Testimony: Mother Nieves Garcia NEW



Spanish translation by Pablo A. Gonzalez Herrera

This testimony by Mother Mary Nieves Garcia, director of the boarding school in Burgos that Conchita attended in 1966-67, was given at the presentation in Madrid on May 13,2013, of the book Madre de Dios y Madre Nuestra Fatima, Amsterdam, and Garabandal

Reprinted with kind permission from Garabandal Journal/May-June 2019

I was director of the boarding school that Conchita attended, and in that capacity let me tell you a piece of trivia.

At that time the director had to meet with the parents of the students to address them some words at the beginning of the school year. It was my first time and I had at my side the school’s chaplain. The parents who had attended were just a few and I said to them: “The Scripture says: many are called, few have come.” They laughed at this and I lost my fear to speak before an audience. Today, fortunately, it is possible to say: “many are called, many have come.”

Conchita with Mother Nieves at the school.

As far as I am concerned, there are three main reasons to believe in Gara-bandal. First of all, getting to know Conchita, the main visionary. Let me explain’myself. Conchita came to our boarding school under the guidance of Francisco Sanchez Ventura, professor of Economics at the University of Zaragoza, who had witnessed the apparitions from the beginning, and accompanied by her mother and Chon de Luis [a woman from Burgos who witnessed many of the ecstasies at Garabandal]. Eventually she was accepted and I then found out that Conchita was one of the four visionaries of Garabandal. We agreed that in order to protect her she was to be called Maria, otherwise we would have had to deal with the curiosity of many people. Only three or four people were allowed to see Conchita; for the rest of the world she was Maria.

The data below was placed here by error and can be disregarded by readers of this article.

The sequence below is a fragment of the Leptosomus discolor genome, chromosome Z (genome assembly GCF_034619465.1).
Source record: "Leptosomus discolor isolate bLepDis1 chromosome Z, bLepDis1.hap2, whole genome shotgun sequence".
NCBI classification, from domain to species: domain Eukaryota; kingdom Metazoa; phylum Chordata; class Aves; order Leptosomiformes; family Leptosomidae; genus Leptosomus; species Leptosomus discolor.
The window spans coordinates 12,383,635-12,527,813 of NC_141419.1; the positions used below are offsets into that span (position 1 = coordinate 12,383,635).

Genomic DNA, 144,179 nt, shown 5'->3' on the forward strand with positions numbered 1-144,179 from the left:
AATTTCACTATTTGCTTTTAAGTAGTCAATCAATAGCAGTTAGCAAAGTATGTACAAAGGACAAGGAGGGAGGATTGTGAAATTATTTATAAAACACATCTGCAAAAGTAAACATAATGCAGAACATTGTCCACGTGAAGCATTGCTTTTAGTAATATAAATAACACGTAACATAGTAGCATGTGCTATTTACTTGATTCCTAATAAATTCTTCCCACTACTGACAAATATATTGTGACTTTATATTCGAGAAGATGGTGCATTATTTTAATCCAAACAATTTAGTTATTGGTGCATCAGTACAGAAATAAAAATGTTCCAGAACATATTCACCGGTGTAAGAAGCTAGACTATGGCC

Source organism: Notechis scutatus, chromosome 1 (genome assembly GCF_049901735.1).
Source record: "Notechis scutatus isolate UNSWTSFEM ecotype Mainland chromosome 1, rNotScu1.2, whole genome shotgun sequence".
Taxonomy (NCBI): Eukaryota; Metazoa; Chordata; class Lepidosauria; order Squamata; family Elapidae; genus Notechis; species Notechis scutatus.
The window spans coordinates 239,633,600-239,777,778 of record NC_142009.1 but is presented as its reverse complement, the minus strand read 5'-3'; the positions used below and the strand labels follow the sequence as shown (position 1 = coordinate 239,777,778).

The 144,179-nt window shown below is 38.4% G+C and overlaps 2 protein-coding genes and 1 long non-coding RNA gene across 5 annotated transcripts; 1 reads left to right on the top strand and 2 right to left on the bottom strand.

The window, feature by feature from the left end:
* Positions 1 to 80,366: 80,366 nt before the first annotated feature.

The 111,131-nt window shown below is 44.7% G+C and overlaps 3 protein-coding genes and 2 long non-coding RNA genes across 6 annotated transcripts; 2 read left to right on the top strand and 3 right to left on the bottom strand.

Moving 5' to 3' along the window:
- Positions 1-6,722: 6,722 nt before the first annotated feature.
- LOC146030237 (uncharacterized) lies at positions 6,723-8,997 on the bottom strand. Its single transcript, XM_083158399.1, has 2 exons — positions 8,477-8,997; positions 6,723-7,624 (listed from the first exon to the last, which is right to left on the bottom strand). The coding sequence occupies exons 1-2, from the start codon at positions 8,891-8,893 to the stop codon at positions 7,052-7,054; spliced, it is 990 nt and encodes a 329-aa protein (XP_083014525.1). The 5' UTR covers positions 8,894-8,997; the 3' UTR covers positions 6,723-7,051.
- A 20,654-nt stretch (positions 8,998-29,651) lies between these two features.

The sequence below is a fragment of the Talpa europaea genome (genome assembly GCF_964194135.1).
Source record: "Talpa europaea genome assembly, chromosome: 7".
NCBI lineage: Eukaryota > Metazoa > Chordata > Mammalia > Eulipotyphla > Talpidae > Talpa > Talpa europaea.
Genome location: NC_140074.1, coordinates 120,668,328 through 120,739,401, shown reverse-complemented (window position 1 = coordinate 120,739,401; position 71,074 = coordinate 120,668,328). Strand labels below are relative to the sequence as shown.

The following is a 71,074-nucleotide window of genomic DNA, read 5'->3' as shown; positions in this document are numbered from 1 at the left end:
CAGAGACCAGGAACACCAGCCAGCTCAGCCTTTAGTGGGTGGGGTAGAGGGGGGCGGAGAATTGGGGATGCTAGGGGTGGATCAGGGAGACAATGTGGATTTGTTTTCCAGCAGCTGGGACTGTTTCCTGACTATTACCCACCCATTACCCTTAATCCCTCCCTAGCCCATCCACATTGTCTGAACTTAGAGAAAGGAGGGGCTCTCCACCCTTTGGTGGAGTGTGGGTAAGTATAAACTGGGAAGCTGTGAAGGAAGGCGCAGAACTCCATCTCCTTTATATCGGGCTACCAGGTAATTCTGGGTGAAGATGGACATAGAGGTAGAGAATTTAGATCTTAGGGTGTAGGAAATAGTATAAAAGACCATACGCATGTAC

I have taught teenagers for many years and as a teenager who came from an isolated village from rural Spain in the sixties, I can tell you that Conchita’s formal education was quite poor. I was in charge of her education, and despite being very smart, she nevertheless had to make a great effort to catch up with her classmates. However, she always found time to come voluntarily at one of the entranceways of the school to speak with me. I never forced her to come. She talked freely, and I realized that she was going through a period of great darkness. The apparitions had already ceased and many people were talking about the apparitions as being a figment of the imagination of the girls or else that it was the devil who had really appeared, and that the girls should then be exorcised. People were also reminding her of her denials and doubts. All that caused her a lot of suffering. As a teenager you can imagine how all this made her suffer. She had been badly hurt and she had doubts. Have I really seen the devil? How could that be?

As it happened, a Claretian father, Joaquin Maria Alonso, who had been commissioned by the Congregation for the Doctrine of the Faith to study Fatima, being the only authorized person to speak with Sister Lucia, found out about Conchita, and after speaking with the Mother General, he told me that the conversations I had with Conchita should be written down and not destroyed even if 100 years went by. That’s why I kept my own journal and my own archives where I gathered every single word that Conchita pronounced about Garabandal, following Father Alonso’s advice. My diary covers our conversations while in the school, but I also have the diaries that she wrote during that time.

What was Conchita like? Everything is written in my journal, and I have a well-rounded opinion of her. She was a teenager who enrolled in our boarding school, smart but with a low academic level. In general, she was remarkable with her strength of character, her sense of humor being even a bit of a prankster. I remember a letter she wrote me when on holidays at home in Garabandal and when I opened the envelope a butterfly on a spring popped out. Besides she was humble and charitable, and quite mature for her age. She never complained about anybody or anything in spite of the bad treatment she had received by members of the Commission. She rather complained about herself. She used to dwell on her supposedly moral flaws: vanity… reading frivolous magazines…but I never saw her doing anything of the sort! On the contrary, she was always looking how to fulfill the will of God. You can realize that in both her diary and in mine. It was incredible that she kept silent while the world was talking about her. When Conchita’s real identity was revealed, I introduced her to four formal classmates to accompany her. Two of them eventually became Conceptionist Sisters and even one of them, in Africa for many years, assured me that she owed her religious vocation to Conchita.